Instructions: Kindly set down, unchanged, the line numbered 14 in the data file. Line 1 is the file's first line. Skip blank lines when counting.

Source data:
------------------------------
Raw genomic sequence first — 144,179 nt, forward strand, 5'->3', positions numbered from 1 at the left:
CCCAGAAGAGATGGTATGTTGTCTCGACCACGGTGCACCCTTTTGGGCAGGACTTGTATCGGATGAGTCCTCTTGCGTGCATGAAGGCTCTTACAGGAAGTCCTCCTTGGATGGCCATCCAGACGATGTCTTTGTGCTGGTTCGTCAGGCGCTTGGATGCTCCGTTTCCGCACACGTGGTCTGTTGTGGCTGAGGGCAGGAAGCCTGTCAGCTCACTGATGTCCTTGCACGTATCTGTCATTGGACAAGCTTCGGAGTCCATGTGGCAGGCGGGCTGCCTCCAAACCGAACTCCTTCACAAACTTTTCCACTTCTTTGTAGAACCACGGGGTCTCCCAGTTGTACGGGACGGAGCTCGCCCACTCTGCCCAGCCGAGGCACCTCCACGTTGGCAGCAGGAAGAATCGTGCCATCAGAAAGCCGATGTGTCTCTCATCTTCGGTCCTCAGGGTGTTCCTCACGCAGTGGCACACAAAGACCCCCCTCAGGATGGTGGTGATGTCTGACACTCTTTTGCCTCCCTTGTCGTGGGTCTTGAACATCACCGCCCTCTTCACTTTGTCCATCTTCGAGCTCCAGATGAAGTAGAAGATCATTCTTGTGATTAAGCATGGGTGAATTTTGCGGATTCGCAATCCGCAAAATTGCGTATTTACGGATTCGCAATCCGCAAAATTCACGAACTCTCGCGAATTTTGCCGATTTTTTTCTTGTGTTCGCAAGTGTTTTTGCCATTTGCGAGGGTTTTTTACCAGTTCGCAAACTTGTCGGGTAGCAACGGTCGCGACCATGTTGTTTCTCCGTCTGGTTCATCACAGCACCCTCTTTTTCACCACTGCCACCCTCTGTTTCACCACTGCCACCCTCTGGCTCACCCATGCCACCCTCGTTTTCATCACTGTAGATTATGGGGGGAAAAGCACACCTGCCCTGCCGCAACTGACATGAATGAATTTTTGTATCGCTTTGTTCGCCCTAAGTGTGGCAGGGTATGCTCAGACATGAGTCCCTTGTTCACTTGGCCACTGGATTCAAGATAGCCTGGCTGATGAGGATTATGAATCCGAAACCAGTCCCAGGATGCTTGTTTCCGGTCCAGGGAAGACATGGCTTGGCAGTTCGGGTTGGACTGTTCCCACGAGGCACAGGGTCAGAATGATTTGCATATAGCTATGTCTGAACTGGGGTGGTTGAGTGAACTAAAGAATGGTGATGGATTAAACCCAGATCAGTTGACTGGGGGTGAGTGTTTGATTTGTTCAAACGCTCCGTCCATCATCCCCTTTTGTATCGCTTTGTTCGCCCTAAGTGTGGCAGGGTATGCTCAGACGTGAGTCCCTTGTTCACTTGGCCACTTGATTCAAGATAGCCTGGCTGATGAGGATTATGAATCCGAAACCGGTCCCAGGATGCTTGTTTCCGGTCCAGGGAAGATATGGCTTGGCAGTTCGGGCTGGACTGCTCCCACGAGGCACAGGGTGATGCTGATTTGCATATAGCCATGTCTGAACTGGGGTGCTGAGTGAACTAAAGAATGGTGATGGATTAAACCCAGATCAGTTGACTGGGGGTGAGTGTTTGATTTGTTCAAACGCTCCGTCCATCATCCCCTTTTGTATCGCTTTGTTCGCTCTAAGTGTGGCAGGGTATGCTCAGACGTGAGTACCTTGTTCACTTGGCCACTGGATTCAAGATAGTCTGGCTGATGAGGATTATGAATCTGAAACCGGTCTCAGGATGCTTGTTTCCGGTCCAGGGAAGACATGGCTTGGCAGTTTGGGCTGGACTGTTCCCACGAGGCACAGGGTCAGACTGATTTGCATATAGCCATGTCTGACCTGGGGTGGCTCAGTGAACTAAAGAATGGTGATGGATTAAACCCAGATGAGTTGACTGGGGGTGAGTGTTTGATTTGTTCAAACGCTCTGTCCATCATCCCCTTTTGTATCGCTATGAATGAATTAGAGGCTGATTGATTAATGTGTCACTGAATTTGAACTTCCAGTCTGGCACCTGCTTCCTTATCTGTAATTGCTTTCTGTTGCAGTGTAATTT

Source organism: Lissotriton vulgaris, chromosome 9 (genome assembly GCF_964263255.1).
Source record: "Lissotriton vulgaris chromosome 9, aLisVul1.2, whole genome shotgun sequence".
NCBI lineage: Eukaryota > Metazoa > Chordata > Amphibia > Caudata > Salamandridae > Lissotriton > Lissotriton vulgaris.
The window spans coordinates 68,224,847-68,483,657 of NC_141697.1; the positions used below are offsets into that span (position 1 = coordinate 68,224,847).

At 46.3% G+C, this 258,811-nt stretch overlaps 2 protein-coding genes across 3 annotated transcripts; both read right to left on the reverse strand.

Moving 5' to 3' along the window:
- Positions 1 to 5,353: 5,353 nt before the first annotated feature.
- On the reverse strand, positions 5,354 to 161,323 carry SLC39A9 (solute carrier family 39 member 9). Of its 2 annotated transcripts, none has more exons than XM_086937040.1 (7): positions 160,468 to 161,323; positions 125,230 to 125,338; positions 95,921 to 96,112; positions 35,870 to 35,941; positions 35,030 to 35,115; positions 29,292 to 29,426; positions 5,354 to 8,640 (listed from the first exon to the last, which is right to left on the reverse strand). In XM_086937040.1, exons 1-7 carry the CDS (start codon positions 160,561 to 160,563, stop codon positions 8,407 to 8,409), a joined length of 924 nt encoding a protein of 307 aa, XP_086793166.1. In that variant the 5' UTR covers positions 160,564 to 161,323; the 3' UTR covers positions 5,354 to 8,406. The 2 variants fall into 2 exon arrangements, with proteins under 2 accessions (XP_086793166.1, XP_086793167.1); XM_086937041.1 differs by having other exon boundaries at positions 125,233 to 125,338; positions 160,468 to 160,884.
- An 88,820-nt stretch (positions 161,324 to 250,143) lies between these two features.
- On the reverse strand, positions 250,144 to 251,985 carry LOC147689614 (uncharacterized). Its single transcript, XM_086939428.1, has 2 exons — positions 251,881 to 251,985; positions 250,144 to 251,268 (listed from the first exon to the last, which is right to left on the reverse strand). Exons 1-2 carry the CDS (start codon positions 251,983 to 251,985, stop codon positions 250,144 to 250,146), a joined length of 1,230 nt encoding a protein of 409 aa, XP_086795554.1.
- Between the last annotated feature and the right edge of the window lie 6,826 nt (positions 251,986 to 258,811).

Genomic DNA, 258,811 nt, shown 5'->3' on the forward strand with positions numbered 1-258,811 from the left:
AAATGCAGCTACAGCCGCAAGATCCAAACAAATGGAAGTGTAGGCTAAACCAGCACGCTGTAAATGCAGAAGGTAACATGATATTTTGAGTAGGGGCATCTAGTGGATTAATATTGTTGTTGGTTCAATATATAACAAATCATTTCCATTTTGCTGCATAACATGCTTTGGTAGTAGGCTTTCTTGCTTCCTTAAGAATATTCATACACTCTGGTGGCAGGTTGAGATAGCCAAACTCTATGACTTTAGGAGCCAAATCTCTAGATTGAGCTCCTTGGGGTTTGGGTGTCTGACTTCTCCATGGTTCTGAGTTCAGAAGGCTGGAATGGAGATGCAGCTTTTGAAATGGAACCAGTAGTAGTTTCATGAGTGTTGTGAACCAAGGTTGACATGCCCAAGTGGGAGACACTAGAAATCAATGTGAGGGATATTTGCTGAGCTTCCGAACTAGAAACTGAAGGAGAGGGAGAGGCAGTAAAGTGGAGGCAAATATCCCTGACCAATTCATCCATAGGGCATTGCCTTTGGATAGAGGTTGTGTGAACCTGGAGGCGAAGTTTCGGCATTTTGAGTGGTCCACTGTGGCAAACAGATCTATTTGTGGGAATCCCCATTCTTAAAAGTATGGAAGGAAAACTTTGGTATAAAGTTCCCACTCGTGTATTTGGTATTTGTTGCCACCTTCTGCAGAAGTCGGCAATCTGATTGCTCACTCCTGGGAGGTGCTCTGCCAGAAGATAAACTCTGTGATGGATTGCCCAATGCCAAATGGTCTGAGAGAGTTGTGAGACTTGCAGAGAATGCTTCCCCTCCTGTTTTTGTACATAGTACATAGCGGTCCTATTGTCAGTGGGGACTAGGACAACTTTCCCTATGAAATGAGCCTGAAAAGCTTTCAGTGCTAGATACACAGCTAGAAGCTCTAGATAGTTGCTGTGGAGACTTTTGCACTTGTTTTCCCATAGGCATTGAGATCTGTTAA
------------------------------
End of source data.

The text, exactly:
Genomic DNA, 258,811 nt, shown 5'->3' on the forward strand with positions numbered 1-258,811 from the left: